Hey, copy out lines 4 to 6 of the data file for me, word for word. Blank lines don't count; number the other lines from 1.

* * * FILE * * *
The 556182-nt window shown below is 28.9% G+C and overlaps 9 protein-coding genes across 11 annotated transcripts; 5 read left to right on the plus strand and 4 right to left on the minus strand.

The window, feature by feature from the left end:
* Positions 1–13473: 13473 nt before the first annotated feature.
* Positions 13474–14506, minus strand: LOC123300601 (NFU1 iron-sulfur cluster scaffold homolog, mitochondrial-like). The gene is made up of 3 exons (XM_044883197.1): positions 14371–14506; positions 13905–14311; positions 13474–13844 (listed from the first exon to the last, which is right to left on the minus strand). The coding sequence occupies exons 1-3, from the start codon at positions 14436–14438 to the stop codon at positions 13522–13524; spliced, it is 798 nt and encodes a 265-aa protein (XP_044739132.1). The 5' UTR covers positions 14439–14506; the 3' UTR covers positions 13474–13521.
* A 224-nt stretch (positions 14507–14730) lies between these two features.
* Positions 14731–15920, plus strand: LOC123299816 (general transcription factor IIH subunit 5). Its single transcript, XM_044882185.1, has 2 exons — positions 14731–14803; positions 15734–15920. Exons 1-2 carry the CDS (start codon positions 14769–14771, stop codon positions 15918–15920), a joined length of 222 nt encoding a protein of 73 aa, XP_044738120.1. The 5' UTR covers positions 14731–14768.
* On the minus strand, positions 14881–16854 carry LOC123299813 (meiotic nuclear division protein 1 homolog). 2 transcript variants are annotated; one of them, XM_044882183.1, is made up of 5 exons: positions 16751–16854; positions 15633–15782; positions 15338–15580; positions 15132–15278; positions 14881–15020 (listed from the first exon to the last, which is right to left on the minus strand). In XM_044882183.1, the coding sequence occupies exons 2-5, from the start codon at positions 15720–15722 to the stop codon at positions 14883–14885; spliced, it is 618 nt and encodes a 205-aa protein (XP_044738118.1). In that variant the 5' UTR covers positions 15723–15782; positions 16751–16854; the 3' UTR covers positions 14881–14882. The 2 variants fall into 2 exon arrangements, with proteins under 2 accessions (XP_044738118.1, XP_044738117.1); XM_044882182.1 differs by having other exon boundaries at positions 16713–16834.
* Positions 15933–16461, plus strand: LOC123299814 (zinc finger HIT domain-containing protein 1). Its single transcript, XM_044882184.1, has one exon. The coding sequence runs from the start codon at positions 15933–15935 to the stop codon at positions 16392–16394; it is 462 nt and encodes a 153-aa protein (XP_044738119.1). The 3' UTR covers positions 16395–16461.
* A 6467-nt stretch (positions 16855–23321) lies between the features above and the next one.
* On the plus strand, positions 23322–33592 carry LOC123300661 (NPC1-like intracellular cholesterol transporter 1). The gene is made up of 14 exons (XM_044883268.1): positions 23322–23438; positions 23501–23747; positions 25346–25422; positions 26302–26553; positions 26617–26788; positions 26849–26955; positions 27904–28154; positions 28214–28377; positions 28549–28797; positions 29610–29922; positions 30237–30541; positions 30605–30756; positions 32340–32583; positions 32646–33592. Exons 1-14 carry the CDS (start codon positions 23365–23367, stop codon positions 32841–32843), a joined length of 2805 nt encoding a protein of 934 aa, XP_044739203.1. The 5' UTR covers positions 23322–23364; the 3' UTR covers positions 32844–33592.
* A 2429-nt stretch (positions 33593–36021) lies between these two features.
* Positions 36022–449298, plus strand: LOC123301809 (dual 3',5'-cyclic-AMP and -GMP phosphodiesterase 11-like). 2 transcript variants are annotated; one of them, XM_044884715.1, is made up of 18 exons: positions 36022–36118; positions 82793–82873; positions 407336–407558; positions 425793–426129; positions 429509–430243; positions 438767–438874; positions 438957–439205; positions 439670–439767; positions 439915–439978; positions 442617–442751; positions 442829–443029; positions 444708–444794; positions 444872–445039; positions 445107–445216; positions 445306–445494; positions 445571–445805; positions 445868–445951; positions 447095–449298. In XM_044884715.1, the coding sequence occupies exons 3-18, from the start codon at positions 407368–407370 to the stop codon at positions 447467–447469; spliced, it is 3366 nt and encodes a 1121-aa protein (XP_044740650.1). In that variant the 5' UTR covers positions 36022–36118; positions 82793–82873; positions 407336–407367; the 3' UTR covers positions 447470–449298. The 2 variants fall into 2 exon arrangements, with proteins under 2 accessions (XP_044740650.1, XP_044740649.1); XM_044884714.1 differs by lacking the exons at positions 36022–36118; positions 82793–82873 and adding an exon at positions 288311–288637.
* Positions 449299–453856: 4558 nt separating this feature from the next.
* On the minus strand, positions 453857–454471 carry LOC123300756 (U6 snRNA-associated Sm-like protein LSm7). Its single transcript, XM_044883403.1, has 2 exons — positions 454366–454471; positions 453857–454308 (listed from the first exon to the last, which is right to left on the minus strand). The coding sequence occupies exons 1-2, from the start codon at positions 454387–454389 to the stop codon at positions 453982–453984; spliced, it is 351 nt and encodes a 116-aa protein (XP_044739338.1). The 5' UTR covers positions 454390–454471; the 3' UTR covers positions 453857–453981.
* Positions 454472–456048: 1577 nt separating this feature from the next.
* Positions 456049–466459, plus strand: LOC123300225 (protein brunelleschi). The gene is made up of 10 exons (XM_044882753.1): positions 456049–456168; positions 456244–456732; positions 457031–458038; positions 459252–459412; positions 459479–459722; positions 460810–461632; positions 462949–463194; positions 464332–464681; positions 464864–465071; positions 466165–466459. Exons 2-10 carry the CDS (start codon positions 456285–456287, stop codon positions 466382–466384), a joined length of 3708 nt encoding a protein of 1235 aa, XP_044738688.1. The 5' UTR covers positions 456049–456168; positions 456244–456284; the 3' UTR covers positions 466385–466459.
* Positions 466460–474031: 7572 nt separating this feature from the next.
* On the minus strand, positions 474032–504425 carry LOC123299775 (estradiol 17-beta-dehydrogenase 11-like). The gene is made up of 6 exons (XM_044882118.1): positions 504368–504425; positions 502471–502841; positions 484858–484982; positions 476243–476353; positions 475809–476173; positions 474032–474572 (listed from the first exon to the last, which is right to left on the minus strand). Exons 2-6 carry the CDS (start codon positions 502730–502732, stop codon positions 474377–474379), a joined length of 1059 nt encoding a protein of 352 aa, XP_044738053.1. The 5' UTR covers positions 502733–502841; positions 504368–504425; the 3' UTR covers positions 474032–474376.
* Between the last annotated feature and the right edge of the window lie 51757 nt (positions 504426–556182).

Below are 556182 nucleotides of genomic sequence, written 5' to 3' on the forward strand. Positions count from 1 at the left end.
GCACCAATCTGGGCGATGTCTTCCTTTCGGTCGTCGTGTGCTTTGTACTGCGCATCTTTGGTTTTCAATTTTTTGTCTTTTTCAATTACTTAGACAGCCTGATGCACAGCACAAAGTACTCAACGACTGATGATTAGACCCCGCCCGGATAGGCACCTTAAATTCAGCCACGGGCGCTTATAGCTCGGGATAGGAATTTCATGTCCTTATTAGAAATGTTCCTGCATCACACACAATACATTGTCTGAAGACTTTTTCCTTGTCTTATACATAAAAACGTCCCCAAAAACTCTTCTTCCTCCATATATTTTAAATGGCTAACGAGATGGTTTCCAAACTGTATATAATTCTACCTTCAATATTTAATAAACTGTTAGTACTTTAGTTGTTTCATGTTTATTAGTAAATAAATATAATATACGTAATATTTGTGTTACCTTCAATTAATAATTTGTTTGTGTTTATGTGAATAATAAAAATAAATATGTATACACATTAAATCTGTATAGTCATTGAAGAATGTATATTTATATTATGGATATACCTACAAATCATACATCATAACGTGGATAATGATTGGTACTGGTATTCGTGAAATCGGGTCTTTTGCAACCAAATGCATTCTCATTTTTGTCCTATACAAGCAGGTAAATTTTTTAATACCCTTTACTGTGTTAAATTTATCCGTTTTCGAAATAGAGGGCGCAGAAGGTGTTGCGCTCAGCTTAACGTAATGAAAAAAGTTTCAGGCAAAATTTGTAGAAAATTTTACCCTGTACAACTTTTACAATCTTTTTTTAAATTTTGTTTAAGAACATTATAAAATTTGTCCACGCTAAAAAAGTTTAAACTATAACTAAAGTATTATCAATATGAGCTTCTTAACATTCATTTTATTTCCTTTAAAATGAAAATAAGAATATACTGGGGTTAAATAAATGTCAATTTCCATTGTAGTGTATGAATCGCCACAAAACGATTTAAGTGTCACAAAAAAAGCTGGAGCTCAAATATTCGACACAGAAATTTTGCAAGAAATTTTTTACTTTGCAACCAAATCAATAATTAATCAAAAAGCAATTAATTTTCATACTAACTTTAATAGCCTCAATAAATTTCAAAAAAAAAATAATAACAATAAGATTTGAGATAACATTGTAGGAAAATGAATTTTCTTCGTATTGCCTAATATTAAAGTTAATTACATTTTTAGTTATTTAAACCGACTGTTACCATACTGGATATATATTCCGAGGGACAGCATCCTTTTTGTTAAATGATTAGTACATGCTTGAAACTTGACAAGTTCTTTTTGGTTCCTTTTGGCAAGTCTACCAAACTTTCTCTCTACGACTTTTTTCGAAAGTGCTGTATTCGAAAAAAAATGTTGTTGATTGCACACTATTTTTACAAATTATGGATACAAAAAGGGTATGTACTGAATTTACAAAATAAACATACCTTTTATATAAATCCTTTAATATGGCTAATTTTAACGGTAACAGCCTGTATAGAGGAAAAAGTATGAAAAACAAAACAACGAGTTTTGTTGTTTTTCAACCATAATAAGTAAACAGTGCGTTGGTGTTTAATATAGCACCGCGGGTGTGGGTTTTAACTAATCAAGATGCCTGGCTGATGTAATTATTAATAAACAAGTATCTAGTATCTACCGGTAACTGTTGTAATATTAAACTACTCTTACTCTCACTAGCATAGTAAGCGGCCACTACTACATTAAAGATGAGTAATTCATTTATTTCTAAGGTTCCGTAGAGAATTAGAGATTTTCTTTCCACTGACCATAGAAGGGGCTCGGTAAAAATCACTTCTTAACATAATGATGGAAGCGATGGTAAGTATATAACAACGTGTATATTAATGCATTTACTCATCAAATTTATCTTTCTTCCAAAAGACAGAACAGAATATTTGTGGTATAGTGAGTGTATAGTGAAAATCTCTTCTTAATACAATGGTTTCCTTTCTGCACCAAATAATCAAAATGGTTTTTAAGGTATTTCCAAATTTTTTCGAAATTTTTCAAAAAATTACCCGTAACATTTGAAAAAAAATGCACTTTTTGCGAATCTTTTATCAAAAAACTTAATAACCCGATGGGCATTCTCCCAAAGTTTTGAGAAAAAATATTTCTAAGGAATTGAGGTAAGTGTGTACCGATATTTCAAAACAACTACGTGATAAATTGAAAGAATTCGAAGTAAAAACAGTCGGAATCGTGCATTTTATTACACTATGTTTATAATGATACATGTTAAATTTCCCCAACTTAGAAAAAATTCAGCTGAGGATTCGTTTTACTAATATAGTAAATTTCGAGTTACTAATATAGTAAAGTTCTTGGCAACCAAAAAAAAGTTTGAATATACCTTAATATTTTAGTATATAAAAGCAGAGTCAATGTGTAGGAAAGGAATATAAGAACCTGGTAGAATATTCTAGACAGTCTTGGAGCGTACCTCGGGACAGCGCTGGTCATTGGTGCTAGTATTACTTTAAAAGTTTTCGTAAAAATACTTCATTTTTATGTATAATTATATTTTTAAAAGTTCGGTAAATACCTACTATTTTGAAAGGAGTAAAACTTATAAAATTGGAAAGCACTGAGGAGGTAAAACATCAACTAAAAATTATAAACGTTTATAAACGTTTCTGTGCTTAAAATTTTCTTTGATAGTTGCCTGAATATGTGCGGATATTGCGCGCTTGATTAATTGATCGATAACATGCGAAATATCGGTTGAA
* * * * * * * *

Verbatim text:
* Positions 13474–14506, minus strand: LOC123300601 (NFU1 iron-sulfur cluster scaffold homolog, mitochondrial-like). The gene is made up of 3 exons (XM_044883197.1): positions 14371–14506; positions 13905–14311; positions 13474–13844 (listed from the first exon to the last, which is right to left on the minus strand). The coding sequence occupies exons 1-3, from the start codon at positions 14436–14438 to the stop codon at positions 13522–13524; spliced, it is 798 nt and encodes a 265-aa protein (XP_044739132.1). The 5' UTR covers positions 14439–14506; the 3' UTR covers positions 13474–13521.
* A 224-nt stretch (positions 14507–14730) lies between these two features.
* Positions 14731–15920, plus strand: LOC123299816 (general transcription factor IIH subunit 5). Its single transcript, XM_044882185.1, has 2 exons — positions 14731–14803; positions 15734–15920. Exons 1-2 carry the CDS (start codon positions 14769–14771, stop codon positions 15918–15920), a joined length of 222 nt encoding a protein of 73 aa, XP_044738120.1. The 5' UTR covers positions 14731–14768.